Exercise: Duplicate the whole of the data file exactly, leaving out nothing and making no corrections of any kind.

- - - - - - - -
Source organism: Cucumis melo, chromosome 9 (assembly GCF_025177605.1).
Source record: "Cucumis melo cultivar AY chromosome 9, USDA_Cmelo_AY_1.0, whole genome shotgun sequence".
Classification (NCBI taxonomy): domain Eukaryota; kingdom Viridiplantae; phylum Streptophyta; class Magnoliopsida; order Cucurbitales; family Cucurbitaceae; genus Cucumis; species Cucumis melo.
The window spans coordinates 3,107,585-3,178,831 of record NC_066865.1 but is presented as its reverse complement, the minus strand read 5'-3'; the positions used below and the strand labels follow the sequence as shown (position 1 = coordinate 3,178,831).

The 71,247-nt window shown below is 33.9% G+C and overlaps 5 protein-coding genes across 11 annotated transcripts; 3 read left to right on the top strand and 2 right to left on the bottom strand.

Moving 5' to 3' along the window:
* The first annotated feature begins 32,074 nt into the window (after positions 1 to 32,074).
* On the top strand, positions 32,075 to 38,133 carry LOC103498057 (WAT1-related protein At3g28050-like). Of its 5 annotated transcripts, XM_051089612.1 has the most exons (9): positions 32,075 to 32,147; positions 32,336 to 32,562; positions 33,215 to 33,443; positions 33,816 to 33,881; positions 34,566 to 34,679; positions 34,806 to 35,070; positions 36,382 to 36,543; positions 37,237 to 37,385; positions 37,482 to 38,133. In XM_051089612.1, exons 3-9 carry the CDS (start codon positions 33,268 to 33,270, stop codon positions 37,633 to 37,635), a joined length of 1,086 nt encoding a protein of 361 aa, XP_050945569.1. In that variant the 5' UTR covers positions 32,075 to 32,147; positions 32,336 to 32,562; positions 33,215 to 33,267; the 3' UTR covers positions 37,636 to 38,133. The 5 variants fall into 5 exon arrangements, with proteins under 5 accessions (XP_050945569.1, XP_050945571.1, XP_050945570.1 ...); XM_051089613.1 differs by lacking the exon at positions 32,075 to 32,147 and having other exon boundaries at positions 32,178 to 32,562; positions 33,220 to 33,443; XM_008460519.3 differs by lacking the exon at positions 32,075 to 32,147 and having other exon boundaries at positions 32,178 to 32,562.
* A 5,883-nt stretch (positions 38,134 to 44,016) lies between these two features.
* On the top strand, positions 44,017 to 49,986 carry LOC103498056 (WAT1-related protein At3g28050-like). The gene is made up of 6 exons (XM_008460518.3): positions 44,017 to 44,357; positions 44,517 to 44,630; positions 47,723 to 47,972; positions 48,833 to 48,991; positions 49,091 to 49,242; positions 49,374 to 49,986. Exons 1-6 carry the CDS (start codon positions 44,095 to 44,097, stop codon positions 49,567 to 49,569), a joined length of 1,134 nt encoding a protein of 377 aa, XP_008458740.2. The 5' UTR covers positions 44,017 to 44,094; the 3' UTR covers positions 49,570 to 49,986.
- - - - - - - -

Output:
Source organism: Cucumis melo, chromosome 9 (assembly GCF_025177605.1).
Source record: "Cucumis melo cultivar AY chromosome 9, USDA_Cmelo_AY_1.0, whole genome shotgun sequence".
Classification (NCBI taxonomy): domain Eukaryota; kingdom Viridiplantae; phylum Streptophyta; class Magnoliopsida; order Cucurbitales; family Cucurbitaceae; genus Cucumis; species Cucumis melo.
The window spans coordinates 3,107,585-3,178,831 of record NC_066865.1 but is presented as its reverse complement, the minus strand read 5'-3'; the positions used below and the strand labels follow the sequence as shown (position 1 = coordinate 3,178,831).

The 71,247-nt window shown below is 33.9% G+C and overlaps 5 protein-coding genes across 11 annotated transcripts; 3 read left to right on the top strand and 2 right to left on the bottom strand.

Moving 5' to 3' along the window:
* The first annotated feature begins 32,074 nt into the window (after positions 1 to 32,074).
* On the top strand, positions 32,075 to 38,133 carry LOC103498057 (WAT1-related protein At3g28050-like). Of its 5 annotated transcripts, XM_051089612.1 has the most exons (9): positions 32,075 to 32,147; positions 32,336 to 32,562; positions 33,215 to 33,443; positions 33,816 to 33,881; positions 34,566 to 34,679; positions 34,806 to 35,070; positions 36,382 to 36,543; positions 37,237 to 37,385; positions 37,482 to 38,133. In XM_051089612.1, exons 3-9 carry the CDS (start codon positions 33,268 to 33,270, stop codon positions 37,633 to 37,635), a joined length of 1,086 nt encoding a protein of 361 aa, XP_050945569.1. In that variant the 5' UTR covers positions 32,075 to 32,147; positions 32,336 to 32,562; positions 33,215 to 33,267; the 3' UTR covers positions 37,636 to 38,133. The 5 variants fall into 5 exon arrangements, with proteins under 5 accessions (XP_050945569.1, XP_050945571.1, XP_050945570.1 ...); XM_051089613.1 differs by lacking the exon at positions 32,075 to 32,147 and having other exon boundaries at positions 32,178 to 32,562; positions 33,220 to 33,443; XM_008460519.3 differs by lacking the exon at positions 32,075 to 32,147 and having other exon boundaries at positions 32,178 to 32,562.
* A 5,883-nt stretch (positions 38,134 to 44,016) lies between these two features.
* On the top strand, positions 44,017 to 49,986 carry LOC103498056 (WAT1-related protein At3g28050-like). The gene is made up of 6 exons (XM_008460518.3): positions 44,017 to 44,357; positions 44,517 to 44,630; positions 47,723 to 47,972; positions 48,833 to 48,991; positions 49,091 to 49,242; positions 49,374 to 49,986. Exons 1-6 carry the CDS (start codon positions 44,095 to 44,097, stop codon positions 49,567 to 49,569), a joined length of 1,134 nt encoding a protein of 377 aa, XP_008458740.2. The 5' UTR covers positions 44,017 to 44,094; the 3' UTR covers positions 49,570 to 49,986.